Reflecting on loss and living during the COVID-19 pandemic
Nevada recently surpassed 10,500 deaths from COVID-19. Last year, KUNR’s Lucia Starbuck talked with Darlene Dougherty who lost her husband to the virus. Dave Randolph died just before Christmas 2020. He was 84 years old.
“And because of the COVID conditions, we weren’t even able to have his memorial service until April,” Dougherty said.
Dougherty moved to Boise to be closer to family. The last two years haven’t been easy, but she’s trying. She spoke to Lucia again to check in and catch up.
I’m Darlene Dougherty. My husband passed away on the 13th of December in 2020.
I don’t know whether I have felt joy yet. It’s certainly a pleasure, meaning my niece, who I’ve moved close to, has seven children. The oldest one, graduating from high school this year and the youngest one, two and a half, so all age groups.
It’s interesting how after you lose someone, people say, “Well, it’ll get better.” Well, I can tell you what: it doesn’t. Because what I find happens is the first time you redo something that you always did together, it’s all, “Oh, Dave’s not here.”
My most recent event, since my husband passed away in December of ‘20, my oldest brother passed away in March of ‘21. I had to have a dog put to sleep, I had to help my step-daughter bury her husband, and so I said, “This is enough,” but anyway, she had arranged for Airbnb lodging for us while we were at my son-in-law’s funeral. And it was really the first time I’d stayed in a hotel-motel kind of thing since COVID, and since Dave’s passing. And because I traveled for so many years, I rolled my bag into the bedroom where I was going to be at the Airbnb, took off my coat, hung it up, and then said, “Oh, I need to call Dave and let him know I got here safely.” And then I’m like, “Okay, how are you going to call him?” So, just everything reminds you.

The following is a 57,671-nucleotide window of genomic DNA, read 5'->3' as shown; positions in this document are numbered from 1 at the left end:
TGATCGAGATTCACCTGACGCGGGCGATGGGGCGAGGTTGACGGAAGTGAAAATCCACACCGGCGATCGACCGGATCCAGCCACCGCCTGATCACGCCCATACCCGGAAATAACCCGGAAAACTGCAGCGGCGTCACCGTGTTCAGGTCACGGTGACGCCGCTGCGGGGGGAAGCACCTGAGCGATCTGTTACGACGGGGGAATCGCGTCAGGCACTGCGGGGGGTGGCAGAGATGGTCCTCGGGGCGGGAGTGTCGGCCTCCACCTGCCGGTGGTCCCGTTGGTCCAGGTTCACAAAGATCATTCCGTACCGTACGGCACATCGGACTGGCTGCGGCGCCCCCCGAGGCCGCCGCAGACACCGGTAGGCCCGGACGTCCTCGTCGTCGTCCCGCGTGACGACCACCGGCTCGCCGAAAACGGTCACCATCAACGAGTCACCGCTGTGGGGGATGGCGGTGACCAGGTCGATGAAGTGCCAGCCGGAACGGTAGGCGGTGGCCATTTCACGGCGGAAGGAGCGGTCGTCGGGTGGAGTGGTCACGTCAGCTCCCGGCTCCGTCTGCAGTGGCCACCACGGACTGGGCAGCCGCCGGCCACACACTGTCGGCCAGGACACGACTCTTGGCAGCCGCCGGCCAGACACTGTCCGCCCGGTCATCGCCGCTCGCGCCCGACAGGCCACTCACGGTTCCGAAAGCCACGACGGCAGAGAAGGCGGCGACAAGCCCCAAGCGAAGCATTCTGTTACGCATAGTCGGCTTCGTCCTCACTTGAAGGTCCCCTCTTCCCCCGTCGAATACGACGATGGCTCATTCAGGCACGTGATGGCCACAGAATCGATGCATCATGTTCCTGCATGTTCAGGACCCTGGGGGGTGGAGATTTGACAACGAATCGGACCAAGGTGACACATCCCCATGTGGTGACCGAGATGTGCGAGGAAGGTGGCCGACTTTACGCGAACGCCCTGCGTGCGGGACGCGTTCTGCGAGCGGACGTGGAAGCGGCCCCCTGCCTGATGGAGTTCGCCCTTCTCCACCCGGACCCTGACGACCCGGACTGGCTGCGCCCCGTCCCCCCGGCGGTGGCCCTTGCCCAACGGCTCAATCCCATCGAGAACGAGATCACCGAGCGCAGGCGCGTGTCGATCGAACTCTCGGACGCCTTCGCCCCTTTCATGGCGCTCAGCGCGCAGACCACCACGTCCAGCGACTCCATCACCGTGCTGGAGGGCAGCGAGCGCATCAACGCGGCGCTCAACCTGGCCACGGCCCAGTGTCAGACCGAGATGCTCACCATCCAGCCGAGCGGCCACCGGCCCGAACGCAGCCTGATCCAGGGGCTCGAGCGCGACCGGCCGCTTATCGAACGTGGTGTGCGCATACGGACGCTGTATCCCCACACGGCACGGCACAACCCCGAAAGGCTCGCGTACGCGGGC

One of the first things I decided to do when we were all quarantined and couldn’t go anywhere was to see if I couldn’t update my address book. This Christmas was the first that I felt like I could deal with that list. I sent out, I think it was 97, Christmas cards. I not only got lovely responses and have reconnected with roommates from the Army, and with undergraduate college roommates, with graduate college roommates, with work associates throughout the years and everything. But I’ve also been notified of good friends I have that have passed away and people sent me their obituaries and so forth. So, it gave me a total update on my friendship circles. It’s been great for me, too, to have that support and rebuild those relationships.
I guess I should probably say, “Remember that you do need to go on living.” There are things to live for. I want to get to the point so I can entertain in my house. I probably will get back to bowling. I still want to cook and do those kinds of things. And be able to do that with my great nieces. And I hope I have a long life left to live.
Darlene Dougherty spoke to KUNR’s Lucia Starbuck on Feb. 25, 2022.
Produced with assistance from the Public Media Journalists Association Editor Corps funded by the Corporation for Public Broadcasting, a private corporation funded by the American people.